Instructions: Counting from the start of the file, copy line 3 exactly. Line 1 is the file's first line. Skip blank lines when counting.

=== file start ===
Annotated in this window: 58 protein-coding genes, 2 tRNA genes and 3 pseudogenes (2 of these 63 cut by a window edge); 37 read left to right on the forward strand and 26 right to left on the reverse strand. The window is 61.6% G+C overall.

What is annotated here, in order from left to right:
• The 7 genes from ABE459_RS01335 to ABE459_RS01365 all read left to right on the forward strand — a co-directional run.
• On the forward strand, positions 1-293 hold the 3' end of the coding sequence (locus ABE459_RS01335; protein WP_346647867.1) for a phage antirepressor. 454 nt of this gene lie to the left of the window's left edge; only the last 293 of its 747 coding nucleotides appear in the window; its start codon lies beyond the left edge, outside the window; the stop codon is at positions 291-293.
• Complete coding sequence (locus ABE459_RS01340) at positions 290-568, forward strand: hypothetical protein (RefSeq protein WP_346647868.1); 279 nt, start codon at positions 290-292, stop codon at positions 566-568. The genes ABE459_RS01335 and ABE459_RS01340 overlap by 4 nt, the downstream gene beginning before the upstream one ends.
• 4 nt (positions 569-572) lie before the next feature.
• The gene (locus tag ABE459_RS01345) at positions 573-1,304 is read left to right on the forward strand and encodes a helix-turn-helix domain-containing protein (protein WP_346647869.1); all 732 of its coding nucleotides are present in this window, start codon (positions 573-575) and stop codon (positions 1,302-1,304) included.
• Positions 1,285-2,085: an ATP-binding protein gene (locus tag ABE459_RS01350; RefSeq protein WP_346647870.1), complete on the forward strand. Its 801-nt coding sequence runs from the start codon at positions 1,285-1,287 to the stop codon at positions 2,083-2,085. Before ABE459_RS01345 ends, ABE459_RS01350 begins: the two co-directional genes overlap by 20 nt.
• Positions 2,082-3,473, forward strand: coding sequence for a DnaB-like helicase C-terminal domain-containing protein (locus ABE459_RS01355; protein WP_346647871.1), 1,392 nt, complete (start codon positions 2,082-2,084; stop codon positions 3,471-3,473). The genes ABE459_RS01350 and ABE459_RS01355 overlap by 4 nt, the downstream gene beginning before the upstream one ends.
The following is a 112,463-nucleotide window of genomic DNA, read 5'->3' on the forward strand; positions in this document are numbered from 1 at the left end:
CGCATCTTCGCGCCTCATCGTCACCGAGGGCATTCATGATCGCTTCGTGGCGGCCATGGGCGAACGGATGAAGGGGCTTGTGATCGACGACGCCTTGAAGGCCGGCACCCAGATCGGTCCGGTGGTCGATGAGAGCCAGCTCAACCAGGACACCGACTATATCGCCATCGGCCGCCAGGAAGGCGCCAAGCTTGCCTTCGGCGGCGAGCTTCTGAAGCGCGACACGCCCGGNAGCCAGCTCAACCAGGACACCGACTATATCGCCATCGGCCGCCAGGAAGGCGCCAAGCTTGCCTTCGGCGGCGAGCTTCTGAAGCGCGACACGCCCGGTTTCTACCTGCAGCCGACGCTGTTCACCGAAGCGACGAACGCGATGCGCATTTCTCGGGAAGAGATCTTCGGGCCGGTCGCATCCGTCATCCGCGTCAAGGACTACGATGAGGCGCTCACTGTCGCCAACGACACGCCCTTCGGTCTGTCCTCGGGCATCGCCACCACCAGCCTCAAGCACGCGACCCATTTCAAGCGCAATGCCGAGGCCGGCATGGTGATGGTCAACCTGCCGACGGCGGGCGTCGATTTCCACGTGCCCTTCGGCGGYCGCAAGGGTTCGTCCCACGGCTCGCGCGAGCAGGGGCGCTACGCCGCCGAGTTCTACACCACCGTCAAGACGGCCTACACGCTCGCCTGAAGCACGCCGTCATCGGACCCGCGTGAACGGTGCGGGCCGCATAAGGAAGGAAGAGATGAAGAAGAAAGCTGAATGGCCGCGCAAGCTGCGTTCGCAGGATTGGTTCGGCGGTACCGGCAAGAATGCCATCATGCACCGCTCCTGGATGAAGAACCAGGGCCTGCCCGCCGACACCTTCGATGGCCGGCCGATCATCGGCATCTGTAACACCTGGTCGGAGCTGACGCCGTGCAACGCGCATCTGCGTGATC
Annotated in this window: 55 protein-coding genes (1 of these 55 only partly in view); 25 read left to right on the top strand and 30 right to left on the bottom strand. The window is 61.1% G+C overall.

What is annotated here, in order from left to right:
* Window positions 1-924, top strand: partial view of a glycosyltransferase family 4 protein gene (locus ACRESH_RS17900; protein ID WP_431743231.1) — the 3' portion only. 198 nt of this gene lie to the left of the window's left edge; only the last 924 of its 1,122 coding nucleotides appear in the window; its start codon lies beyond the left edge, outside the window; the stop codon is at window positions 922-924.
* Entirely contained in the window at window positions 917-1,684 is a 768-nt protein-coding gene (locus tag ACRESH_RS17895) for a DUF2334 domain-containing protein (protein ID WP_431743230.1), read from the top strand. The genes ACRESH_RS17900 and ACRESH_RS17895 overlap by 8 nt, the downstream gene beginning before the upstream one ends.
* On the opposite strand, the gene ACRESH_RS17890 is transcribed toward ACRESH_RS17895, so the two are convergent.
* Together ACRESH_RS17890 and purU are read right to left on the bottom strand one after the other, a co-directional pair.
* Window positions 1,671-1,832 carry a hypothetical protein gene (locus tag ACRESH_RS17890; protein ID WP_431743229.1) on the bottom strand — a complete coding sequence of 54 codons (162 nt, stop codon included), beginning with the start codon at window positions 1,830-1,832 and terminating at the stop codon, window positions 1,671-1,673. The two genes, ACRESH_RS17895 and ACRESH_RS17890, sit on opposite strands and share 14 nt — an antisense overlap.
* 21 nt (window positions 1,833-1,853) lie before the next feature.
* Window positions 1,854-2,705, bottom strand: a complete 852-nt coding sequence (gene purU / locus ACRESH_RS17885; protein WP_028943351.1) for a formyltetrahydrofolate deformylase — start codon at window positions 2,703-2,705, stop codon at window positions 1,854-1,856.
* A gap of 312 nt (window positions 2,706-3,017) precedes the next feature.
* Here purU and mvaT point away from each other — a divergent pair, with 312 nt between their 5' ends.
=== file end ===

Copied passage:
• The 7 genes from ABE459_RS01335 to ABE459_RS01365 all read left to right on the forward strand — a co-directional run.